Testing POPs treaty; Scientists urge DDT cutback; $50m for organic transition; more...
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- New chemicals test power of POPs treaty
- Scientists urge DDT cutback in Africa & Asia
- Two pesticides combine to raise risk of Parkinson's
- Food company & worker's rights organization make history
- Quick $50m for 'Organic Agriculture Initiative'
- U.S. organic sales up 17% in 2008
Hundreds of government officials are wrangling over the fate of a group of toxic chemicals at the fourth meeting of the Stockholm Convention on Persistent Organic Pollutants this week in Geneva. Twelve chemicals have already been targeted for global elimination under the treaty, and governments are now considering the addition of nine new substances as recommended by a committee of scientists. “Sadly, some governments are reluctant to give up chemicals that are still in use – even when alternatives are available,” reports Karl Tupper, Staff Scientist for Pesticide Action Network from the Geneva meeting. “The treaty’s goal is to get rid of those chemicals that pose a danger to communities and the environment now and in the future – short term interests are clearly undermining the spirit of this important treaty.” Kenya, for example, is pressing for an exemption for agricultural uses of the pesticide lindane, one of the nine chemicals up for consideration. India, which produces lindane, is pressing for continuing the pharmaceutical uses of the pesticide (used in shampoos and lotions to control lice and scabies). According to observers at the meeting, U.S officials are not showing the strong leadership many expected under the new Administration. For example, while they are no longer actively pressing for an exemption for the pharmaceutical uses of lindane, they are not discouraging the exemption, and are supporting loopholes for other chemicals. Dozens of public interest groups from around the world have gathered in Geneva to press for rapid implementation of the treaty, including indigenous leaders from the Arctic region where persistent chemicals accumulate and contaminate traditional foods. "We traveled to Geneva to inform the other nations that for us this is not an abstract issue—we need action now to stop the production of these chemicals that affect our health and the health of future generations," says Andrea Carmen, Executive Director of the International Indian Treaty Council. Indonesian officials announced at the meeting that they will ratify the treaty early next week, becoming the 164th Party to the Convention. The U.S. has signed but not ratified the treaty, and participates as an influential observer.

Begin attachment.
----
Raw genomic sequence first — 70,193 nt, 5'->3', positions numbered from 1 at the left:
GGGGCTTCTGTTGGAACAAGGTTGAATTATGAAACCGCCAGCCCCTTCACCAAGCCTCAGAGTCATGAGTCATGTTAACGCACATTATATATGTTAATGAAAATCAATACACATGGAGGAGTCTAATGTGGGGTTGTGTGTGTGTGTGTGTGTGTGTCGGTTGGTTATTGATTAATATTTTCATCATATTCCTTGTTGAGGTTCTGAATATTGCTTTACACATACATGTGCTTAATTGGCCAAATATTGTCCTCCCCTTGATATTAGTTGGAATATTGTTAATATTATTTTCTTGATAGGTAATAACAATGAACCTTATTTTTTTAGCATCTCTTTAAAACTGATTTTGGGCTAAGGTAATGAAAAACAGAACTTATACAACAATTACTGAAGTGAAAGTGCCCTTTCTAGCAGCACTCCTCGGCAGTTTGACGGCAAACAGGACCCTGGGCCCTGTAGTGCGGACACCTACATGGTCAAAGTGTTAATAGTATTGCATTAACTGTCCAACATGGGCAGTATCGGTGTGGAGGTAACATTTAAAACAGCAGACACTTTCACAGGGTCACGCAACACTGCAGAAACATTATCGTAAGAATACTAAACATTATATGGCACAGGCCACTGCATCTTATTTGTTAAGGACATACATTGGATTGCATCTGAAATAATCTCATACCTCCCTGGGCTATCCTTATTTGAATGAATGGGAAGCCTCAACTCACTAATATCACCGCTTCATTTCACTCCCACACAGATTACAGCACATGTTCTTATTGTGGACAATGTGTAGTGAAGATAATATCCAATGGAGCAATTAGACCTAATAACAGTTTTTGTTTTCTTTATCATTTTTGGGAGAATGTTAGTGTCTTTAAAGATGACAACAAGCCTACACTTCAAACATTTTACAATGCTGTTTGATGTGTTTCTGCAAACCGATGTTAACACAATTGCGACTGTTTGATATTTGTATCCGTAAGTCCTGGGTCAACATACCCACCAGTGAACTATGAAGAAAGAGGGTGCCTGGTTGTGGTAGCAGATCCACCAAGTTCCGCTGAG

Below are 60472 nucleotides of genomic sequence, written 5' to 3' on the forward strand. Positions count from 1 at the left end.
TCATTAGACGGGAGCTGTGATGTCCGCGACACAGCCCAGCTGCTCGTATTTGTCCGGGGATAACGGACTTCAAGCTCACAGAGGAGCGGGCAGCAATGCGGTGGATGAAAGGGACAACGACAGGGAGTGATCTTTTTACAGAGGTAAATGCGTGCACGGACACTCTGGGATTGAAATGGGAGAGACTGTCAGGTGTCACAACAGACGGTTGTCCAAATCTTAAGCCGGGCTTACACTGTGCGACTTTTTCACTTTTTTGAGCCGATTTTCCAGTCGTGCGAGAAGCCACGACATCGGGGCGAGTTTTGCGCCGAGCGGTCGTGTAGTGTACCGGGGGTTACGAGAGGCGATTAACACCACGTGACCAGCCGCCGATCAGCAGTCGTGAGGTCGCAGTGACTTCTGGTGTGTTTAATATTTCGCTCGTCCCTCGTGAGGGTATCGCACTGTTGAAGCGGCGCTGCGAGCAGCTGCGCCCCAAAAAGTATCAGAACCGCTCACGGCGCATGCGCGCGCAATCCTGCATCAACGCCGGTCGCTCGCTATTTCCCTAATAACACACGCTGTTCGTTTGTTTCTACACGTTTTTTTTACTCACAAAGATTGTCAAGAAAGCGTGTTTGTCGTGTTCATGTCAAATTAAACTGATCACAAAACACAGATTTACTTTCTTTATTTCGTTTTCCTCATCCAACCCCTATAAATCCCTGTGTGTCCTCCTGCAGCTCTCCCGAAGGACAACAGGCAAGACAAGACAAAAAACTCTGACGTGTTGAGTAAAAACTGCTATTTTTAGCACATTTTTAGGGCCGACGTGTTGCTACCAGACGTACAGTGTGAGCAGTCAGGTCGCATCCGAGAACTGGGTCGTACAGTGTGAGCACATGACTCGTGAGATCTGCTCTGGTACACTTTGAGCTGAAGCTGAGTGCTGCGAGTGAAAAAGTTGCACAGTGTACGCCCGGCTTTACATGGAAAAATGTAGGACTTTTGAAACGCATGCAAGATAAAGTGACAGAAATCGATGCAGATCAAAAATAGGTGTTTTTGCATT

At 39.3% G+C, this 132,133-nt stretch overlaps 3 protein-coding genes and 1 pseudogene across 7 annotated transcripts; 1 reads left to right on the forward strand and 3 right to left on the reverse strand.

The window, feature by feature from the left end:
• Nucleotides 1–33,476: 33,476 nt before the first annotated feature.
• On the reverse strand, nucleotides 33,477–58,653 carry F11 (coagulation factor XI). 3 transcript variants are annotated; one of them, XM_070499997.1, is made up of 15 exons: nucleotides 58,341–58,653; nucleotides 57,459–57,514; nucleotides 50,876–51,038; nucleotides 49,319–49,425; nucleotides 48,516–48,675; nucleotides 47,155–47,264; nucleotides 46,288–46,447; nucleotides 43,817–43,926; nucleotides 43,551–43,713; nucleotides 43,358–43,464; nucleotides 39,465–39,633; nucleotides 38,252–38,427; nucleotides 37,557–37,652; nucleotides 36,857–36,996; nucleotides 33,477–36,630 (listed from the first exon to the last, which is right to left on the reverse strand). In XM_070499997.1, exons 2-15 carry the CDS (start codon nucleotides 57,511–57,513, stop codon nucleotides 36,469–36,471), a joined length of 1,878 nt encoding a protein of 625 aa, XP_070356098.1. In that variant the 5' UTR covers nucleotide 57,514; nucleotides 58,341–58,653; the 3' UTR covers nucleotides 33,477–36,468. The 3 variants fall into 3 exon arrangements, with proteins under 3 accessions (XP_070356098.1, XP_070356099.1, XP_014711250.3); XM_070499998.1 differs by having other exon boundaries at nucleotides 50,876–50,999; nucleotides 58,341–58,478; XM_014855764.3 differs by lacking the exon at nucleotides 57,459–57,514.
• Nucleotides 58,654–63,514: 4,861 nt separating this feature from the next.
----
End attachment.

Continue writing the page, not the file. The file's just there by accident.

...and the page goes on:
In the first study of its kind, a survey of more than 700 residents of California’s Central Valley suggests that people who live near farm fields sprayed with a combination of pesticides have an elevated risk of acquiring Parkinson's disease. The results, published in the American Journal of Epidemiology, found that residents who lived within 500 meters of tomato, bean and potato fields sprayed with a combination of maneb and paraquat had 75% greater risk of Parkinson’s disease. Environmental Health News (EHN) reports that exposing children to the pesticide combo posed “an even higher risk.” Residents aged 60 were “five times more likely to be diagnosed with Parkinson’s disease.” Although this was the first study to investigate the combined impacts of the two pesticides, it adds to a growing body of evidence that suggests chemical cocktails of two or more pesticides can be more harmful than any single chemical acting alone. Rodents exposed to a mixture of maneb and paraquat in lab experiments suffered nerve cell loss, diminished motor activity and decreased levels of dopamine, an essential neurotransmitter. EHN notes that, because the study did not include tests for pesticides in blood and urine, “other factors” may account for the observed relationship.